The UN human rights chief on Tuesday called for taking a measured approach to a package of new laws the Government of Israel is currently considering.
UN High Commissioner for Human Rights Volker Türk raised a range of concerns that several sets of proposed legislative changes that Israel’s parliament is considering would pose serious risks to the effectiveness of the judiciary to defend the rule of law, human rights, and judicial independence.
Human rights at risk
“If passed, these changes risk weakening human rights protections for all, but especially the most vulnerable communities and groups less able to vindicate their rights through representation in the executive and legislative branches of Government,” he said.
The proposals in their current form would limit the Supreme Court’s ability to subject legislation to judicial review and would require either a super majority of judges, or even unanimity, for the top court to strike down legislation, he cautioned.
News reports said tens of thousands of people have, in the past weeks, attended demonstrations against the proposed changes, including in Tel Aviv and in Jerusalem.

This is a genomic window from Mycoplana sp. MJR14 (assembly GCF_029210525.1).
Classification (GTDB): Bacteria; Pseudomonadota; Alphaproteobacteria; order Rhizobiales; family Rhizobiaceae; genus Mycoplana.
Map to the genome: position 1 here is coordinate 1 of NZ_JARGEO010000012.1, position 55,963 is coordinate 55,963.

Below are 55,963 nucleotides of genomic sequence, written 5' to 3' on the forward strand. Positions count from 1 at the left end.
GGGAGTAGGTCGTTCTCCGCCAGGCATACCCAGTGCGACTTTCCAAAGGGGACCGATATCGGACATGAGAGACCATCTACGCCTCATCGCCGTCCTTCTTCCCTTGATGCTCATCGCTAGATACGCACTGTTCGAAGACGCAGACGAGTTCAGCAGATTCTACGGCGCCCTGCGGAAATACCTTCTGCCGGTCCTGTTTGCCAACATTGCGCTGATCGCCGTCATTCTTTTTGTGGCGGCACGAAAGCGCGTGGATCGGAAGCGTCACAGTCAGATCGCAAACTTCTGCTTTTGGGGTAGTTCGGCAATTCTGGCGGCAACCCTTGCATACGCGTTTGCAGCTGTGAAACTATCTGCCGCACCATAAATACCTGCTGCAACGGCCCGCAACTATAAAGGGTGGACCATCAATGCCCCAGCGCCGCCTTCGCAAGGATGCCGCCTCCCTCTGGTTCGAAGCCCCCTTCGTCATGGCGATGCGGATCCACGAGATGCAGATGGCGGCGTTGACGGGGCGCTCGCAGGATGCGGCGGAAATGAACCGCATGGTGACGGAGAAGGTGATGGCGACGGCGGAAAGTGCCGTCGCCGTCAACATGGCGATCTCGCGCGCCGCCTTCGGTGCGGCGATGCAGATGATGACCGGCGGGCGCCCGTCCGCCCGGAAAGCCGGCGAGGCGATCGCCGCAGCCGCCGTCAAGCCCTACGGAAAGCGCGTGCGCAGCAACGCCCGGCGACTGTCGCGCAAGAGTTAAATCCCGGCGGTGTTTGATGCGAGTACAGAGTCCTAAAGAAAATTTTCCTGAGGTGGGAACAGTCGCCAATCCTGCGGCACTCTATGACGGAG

Wider debate needed
“Given the degree of public and political concern, I call on the Government of Israel to pause the proposed legislative changes and open them up for wider debate and reflection,” he said. “Such issues at the heart of rule of law deserve the fullest consideration in order to ensure that any changes promote, rather than diminish, the ability of the judiciary and other branches of Government to protect the rights of all people in Israel.”
Changes going to the heart of a country’s long-standing constitutional structure, and which affect well-established institutional safeguards, should only be undertaken following extensive consultation and with broad political and public consensus, he said.